JPMorgan Chase is introducing a new initiative in Japan, where it is actively vying for business from mid-sized companies, according to a report in the Financial Post.
Japan is the latest market in Asia that is seeing U.S. banks moving in and challenging local establishments.
JPMorgan has reportedly been meeting with potential clients and shoring up staffing for its new corporate client banking and specialized industries (CCBSI) group, a unit of its commercial bank that works with mid-sized companies and their worldwide affiliates.
The team will be comprised of four people, following on the heels of a similar team that launched in India. The move illustrates the bank’s international goals.
“Global corporates need global capabilities, with local expertise,” said Andrew Kresse, head of corporate client banking and specialized industries for international banking. “As a global bank, we’re able to grow with them.”
JPMorgan has hired Shotaro Akita to head up the CCBSI unit along with the commercial bank in the country. Akita previously worked at Mitsubishi UFJ Morgan Stanley Securities Co. for 12 years, where he dealt with mergers and acquisitions as well as corporate financing.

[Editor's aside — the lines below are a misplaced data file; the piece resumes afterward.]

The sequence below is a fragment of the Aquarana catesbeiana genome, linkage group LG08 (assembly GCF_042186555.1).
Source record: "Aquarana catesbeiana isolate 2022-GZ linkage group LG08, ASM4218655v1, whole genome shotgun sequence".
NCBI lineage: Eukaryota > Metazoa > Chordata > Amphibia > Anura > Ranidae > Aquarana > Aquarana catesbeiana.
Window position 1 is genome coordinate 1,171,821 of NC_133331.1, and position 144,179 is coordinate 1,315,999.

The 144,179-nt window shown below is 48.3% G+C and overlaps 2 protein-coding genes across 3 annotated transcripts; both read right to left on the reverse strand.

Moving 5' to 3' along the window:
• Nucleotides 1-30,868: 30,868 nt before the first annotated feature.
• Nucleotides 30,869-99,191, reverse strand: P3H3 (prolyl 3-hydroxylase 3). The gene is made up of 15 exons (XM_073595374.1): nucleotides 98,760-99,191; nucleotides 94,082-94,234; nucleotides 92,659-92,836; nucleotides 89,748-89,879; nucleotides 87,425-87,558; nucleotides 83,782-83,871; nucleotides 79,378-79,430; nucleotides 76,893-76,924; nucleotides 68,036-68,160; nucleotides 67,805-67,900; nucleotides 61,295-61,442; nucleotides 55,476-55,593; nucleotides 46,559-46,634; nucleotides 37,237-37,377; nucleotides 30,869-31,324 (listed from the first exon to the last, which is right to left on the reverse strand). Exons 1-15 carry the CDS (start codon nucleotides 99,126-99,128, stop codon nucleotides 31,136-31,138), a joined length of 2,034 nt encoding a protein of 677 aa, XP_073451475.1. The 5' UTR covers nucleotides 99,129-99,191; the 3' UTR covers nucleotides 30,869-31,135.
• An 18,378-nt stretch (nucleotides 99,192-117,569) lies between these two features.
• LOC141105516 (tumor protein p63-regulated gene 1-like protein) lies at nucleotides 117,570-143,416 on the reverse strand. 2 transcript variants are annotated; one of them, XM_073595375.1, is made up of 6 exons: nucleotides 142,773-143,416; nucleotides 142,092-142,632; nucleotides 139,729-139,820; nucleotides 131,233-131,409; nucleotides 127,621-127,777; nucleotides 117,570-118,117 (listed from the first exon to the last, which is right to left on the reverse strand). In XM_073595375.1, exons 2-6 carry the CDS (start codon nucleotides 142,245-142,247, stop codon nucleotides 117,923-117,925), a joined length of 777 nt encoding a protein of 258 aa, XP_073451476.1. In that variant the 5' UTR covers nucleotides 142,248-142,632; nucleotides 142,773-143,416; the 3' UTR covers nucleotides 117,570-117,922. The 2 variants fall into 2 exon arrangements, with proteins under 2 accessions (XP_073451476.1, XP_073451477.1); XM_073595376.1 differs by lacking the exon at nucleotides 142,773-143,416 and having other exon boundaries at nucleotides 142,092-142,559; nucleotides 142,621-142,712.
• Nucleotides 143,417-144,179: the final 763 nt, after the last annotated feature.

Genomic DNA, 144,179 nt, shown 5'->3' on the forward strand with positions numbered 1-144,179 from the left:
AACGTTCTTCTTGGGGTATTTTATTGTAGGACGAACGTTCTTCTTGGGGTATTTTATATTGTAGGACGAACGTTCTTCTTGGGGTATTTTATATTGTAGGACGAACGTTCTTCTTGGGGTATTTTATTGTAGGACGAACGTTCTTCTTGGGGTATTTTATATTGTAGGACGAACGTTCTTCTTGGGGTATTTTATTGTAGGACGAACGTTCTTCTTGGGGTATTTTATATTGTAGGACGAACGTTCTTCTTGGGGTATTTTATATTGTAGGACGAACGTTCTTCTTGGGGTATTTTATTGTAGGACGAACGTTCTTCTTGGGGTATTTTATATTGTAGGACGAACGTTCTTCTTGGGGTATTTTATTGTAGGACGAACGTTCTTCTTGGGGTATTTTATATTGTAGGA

Akita will work with Toshiyuki Okuyama and Masato Sato, two senior bankers, and a man named Hideki Hiramatsu, who will be in charge of treasury services. Hiramatsu comes to JPMorgan from Standard Chartered Bank's Tokyo Branch, while both Sato and Okuyama come from JPMorgan.
The unit will mostly be responsible for risk management and global cash, along with providing advice and services on foreign credit, trade and treasury.
In other JPMorgan news, the banking institution has created a $100 billion funding arm to help the United Nations (UN).
“By defining eligible transactions and anticipating their impact, we can help attract much-needed private investment to developing countries,” said Daniel Pinto, co-president of JPMorgan Chase and CEO of the Corporate & Investment Bank. “Our aim is to increase engagement with clients and investors interested in financing critical projects and transactions in emerging markets.”